GOES-R Algorithm Working Group’s (AWG) Product Processing System Framework is currently being run both in operations and in near real-time to support algorithm verification and validation over extended seasonal datasets. The algorithms are being tested using a variety of data sets, including: MODIS, SEVIRI, GOES, VIIRS data, and ABI WRF simulated data. The Advanced Himawari Imager(AHI) data will also be used as ABI proxy data to test the GOES-R algorithms in the Framework. AWG Integration Team (AIT) has developed a suite of tools to monitor product quality, product processing, and system performance for the near real-time product generation. These capabilities have allowed the framework to be expanded for use in transitioning algorithms to operations. The GOES-R AWG Derived Atmospheric Motion Vector Winds algorithm has been successfully updated and transitioned to operations running on existing GOES and VIIRS data. Other GOES-R algorithms that are being upgraded for operational use on VIIRS include the Clouds, Aerosols, and Cryosphere products. In addition, legacy operational cloud systems will be integrated into the Framework. The design details of the AWG Framework, near real-time algorithm product generation system, monitoring tools, transitioning of the framework to operations, and future algorithm implementation plans shall be discussed.
The Advanced Baseline Imager (ABI) is the primary instrument onboard GOES-R for imaging Earth’s weather, climate,
and environment and will be used for a wide range of applications related to weather, oceans, land, climate, and hazards
(fires, volcanoes, hurricanes, and storms that spawn tornados). It will provide over 65% of all the mission data products
currently defined. ABI views the Earth with 16 different spectral bands, including two visible channels, four nearinfrared
channels and ten infrared channels at 0.5, 1, and 2 km spatial resolutions respectively. For most of the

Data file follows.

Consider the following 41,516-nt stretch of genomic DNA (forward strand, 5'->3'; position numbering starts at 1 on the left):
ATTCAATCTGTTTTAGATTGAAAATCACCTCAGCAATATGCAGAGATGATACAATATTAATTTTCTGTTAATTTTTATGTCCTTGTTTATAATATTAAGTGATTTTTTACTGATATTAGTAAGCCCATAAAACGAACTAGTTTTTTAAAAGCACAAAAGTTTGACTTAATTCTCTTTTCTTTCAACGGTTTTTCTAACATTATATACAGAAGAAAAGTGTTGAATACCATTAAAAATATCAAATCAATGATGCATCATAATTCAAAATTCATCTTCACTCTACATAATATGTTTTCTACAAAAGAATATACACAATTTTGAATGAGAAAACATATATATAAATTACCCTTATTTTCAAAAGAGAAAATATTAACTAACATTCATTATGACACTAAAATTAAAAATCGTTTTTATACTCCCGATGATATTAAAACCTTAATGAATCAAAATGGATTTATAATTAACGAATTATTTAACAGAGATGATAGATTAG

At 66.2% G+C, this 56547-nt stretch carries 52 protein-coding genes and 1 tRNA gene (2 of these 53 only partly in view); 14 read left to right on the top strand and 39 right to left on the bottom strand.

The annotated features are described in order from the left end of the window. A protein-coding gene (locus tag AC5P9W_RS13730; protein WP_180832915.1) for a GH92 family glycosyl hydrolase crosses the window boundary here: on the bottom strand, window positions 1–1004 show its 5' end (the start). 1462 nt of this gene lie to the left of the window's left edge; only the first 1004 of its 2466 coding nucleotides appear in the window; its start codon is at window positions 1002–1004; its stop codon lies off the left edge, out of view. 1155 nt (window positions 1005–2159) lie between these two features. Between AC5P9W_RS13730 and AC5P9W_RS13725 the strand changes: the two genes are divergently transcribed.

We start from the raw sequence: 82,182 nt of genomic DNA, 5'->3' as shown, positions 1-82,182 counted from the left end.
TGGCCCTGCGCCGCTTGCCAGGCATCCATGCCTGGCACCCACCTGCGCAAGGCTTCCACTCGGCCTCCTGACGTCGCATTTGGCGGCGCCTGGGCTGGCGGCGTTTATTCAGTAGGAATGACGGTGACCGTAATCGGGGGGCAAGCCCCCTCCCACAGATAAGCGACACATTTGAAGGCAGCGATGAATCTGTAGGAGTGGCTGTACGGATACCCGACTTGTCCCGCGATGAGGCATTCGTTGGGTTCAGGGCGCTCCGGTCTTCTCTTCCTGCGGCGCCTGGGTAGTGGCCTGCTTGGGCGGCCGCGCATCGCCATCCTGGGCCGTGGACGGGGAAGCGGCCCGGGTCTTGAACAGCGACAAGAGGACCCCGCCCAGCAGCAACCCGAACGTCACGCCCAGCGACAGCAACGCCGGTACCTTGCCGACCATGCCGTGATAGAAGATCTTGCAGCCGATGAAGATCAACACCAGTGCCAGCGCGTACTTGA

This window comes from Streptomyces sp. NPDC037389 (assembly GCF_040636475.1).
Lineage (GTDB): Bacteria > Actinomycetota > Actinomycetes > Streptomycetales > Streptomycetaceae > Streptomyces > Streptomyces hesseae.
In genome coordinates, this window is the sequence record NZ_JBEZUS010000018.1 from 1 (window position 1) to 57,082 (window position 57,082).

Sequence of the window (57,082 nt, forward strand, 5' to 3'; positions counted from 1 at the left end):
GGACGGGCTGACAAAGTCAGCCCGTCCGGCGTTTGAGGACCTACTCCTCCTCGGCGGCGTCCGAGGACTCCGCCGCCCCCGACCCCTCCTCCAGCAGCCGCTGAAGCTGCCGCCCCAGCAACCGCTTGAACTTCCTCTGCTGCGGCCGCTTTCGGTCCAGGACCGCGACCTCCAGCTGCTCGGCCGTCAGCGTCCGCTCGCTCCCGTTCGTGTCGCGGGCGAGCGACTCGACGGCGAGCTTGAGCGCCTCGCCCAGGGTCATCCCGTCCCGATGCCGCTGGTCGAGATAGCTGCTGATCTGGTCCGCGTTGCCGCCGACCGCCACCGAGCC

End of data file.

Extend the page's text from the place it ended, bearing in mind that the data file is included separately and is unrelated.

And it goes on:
operational ABI retrieval algorithms, the collocated/co-registered radiance dataset are at 2 km resolution for all of the
bands required. This requires down-scaling of the radiance data from 0.5 or 1 km to 2 km for ABI visible and near-IR
bands (2 or 1, 3 & 5 respectively), the reference of 2 km is the nominal resolution at the satellite sub-point. In this paper,
the spatial resolution characteristic of the ABI fixed grid level1b radiance data is discussed. An optimum interpolation
algorithm which has been developed for the ABI multiple channel radiance down-scaling processing is present.
NOAA/NESDIS/STAR has designed, developed, and implemented the Geostationary Operational Environmental Satellite – R Series (GOES-R) Algorithm Working Group (AWG) Product Processing System Framework. The
Framework enabled the development and testing of the Level 2 Advance Baseline Imager (ABI) and the GOES-R Lightning Mapper (GLM) products within a single system. Fifty-six GOES-R ABI algorithms and one GLM algorithm have been integrated and run within the framework with product precedence. The Framework has been modified to be a
plug-and-play system with the scientific algorithms. To enable the plug-and-play capabilities, the fifty-seven ABI and
GLM algorithms were adjusted such that any data required by the algorithm is brought into the algorithm through
function calls. These modifications allowed an algorithm to be developed either within the Framework or within the
scientist’s offline research system. This approach provided both the algorithm developers and algorithm integrators the ability to work on the same software since the algorithm may be “dropped” into both systems resulting in simple
algorithm rollbacks. The design features and the current status of the framework will be discussed.